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Lowe v. Commonwealth

United States District Court, E.D. Virginia, Richmond Division

March 19, 2018

MARK LOWE, Petitioner,


          Roderick C. Young United States Magistrate Judge.

         Mark Lowe, a Virginia state prisoner proceeding pro sc, brings this petition pursuant to 28 U.S.C. § 2254 ("§ 2254 Petition, " ECF No. 1) challenging his conviction in the Circuit Court of the County of Chesterfield, Virginia (hereinafter, "Circuit Court"}. By Memorandum Opinion and Order entered on January 22. 2018. the Court granted Respondent's Motion to Dismiss, denied Lowe's $ 2254 Petition, dismissed the action, and denied a certificate of appealability ("COA"). (ECF Nos. 43, 44.) On January 26. 2018, the Court received Lowe's notice of appeal, and accompanying "MOTION FOR CERTIFICATION OF APPEAL" and "MOTION FOR ORDER OF DESIGNATION OF RECORD ON APPEAL." (ECF Nos. 47. 48.) If Lowe wishes to challenge this Court's denial of a COA, he should file such a challenge with the United States Court of Appeals for the Fourth Circuit. Local Rule for the United Slates Court of Appeals for the Fourth Circuit 22(a)(1)(A) contemplates that review of a district court's denial of a COA should be directed to the Fourth Circuit not the district court. 4th Cir. Loc. R. 22(a)(1)(A) (when "die district conn has not granted a [COA] . .. appellant may submit a request for a [COA] with the Court of Appeals specifying the issues on which the appellant seeks authorization to appeal and giving a statement of the reasons why a certificate should be issued"). Accordingly, Lowe's "MOTION FOR CERTIFICATION OF APPEAL (ECF No. 47) is DENIED.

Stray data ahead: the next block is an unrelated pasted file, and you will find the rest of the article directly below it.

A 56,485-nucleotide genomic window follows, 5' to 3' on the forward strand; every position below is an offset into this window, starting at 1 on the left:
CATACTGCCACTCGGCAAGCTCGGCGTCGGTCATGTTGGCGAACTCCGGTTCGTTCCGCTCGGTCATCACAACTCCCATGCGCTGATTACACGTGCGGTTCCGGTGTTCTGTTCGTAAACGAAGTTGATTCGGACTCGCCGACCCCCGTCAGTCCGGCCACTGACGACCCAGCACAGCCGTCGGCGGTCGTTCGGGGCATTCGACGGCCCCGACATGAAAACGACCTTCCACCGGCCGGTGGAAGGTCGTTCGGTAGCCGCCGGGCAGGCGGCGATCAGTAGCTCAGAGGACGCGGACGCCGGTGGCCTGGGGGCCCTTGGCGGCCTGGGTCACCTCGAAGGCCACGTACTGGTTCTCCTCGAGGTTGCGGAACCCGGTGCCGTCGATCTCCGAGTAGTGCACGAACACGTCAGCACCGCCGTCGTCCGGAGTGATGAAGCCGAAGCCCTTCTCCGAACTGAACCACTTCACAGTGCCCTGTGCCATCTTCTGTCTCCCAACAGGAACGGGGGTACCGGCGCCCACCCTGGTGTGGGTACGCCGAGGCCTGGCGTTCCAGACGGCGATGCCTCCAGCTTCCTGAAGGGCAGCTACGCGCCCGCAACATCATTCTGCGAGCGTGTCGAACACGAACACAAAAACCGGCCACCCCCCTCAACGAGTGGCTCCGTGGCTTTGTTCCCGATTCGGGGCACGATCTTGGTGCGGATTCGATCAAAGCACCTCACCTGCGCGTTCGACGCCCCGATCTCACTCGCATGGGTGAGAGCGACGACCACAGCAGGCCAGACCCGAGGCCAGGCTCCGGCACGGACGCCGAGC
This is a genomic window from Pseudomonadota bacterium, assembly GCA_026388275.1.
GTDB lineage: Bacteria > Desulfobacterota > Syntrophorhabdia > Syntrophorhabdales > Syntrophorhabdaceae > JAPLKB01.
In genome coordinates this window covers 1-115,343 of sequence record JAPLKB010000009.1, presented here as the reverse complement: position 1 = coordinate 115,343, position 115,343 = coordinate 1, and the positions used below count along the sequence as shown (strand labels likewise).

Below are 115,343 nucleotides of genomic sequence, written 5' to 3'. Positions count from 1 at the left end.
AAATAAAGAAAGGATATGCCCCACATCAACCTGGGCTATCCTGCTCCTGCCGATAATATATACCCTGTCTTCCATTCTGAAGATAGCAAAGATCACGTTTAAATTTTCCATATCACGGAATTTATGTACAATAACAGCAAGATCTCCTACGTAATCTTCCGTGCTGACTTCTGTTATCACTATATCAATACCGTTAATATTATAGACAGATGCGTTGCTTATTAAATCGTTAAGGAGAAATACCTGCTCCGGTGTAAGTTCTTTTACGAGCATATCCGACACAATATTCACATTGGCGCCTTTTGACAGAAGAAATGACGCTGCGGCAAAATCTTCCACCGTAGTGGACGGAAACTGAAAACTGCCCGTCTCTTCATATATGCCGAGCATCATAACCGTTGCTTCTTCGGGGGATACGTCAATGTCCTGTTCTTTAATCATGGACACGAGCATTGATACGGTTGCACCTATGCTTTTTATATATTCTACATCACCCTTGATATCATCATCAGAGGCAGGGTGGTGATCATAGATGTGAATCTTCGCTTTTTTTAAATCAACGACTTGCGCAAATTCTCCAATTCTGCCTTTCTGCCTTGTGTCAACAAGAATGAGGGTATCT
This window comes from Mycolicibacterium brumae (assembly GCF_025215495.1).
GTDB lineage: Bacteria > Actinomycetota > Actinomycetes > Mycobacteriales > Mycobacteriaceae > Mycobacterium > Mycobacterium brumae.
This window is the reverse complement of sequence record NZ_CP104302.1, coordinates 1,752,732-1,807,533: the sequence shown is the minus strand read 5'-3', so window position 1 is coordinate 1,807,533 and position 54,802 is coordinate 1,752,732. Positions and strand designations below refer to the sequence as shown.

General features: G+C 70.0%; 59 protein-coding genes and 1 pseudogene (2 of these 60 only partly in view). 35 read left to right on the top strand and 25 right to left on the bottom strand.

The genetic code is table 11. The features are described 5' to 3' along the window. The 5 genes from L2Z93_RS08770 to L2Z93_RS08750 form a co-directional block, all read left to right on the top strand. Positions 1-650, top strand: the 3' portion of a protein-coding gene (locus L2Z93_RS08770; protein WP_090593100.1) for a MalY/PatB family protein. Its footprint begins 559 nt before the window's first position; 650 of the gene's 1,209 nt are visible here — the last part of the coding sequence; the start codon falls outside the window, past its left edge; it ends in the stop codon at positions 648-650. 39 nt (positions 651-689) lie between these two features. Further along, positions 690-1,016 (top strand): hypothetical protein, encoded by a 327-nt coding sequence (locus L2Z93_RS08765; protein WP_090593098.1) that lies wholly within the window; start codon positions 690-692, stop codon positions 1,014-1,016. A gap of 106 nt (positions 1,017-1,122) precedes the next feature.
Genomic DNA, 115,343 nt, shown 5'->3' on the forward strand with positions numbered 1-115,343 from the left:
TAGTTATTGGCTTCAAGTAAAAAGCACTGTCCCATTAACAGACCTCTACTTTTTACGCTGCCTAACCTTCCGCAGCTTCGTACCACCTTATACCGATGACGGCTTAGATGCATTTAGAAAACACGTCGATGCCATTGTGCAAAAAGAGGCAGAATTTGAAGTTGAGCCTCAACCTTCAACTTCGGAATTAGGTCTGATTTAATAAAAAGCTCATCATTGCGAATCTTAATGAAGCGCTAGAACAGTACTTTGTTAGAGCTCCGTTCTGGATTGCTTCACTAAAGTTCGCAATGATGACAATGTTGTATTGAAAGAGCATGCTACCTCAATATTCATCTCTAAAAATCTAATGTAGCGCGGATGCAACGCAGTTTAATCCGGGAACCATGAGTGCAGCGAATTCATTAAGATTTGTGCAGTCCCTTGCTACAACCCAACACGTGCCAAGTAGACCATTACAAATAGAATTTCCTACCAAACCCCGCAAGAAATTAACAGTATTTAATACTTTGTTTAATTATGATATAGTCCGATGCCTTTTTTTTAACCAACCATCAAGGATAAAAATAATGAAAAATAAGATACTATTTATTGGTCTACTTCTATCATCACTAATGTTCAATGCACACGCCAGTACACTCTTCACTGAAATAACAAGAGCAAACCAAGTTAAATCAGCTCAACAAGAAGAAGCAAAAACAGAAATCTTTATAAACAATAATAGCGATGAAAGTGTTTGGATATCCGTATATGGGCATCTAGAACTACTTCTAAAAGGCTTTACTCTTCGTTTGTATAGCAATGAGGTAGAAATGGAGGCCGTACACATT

Second, to the extent that Lowe desires the "entire file" be sent to the Fourth Circuit, the Fourth Circuit will request the records it needs to review his case. Lowe's "MOTION FOR ORDER OF DESIGNATION OF RECORD ON APPEAL" (ECF No. 48) is DENIED.

         On January 31, 2018, the Court received "OBJECTIONS TO MAGISTRATE REPORT AND RECOMMENDATIONS." (ECF No. 51.)[1] As a preliminary matter, the Court did not enter a Report and Recommendation and therefore there is nothing to which Lowe can object. However, because the Court received these Objections within twenty-eight days after the entry of the January 22, 2018 Memorandum Opinion and Order, the Court will construe this submission as a motion filed pursuant to Federal Rule of Civil Procedure 59(e) ("Rule 59(e) Motion, " ECF No. 51). See MLC Auto., LLC v. Town of S. Pines, 532 F.3d 269, 277-78 (4th Cir. 2008) (filings made within twenty-eight days after the entry of judgment construed as Rule 59(e) motions (citing Dove v. CODESCO, 569 F.2d 807, 809 (4th Cir. 1978))).

         The Fourth Circuit has recognized three grounds for relief under Rule 59(e): "(1) to accommodate an intervening change in controlling law; (2) to account for new evidence not available at trial; or (3) to correct a clear error of law or prevent manifest injustice." Hutchinson v. Staton, 994 F.2d 1076, 1081 (4th Cir. 1993) (citing Weyerhaeuser Corp. v. Koppers Co., 771 F.Supp. 1406, 1419 (D. Md. 1991); Atkins v. Marathon LeTourneau Co., 130 F.R.D. 625, 626 (S.D.Miss. 1990)). The Court construes Lowe's submission as a request for relief under Rule 59(e) to correct a clear error of law.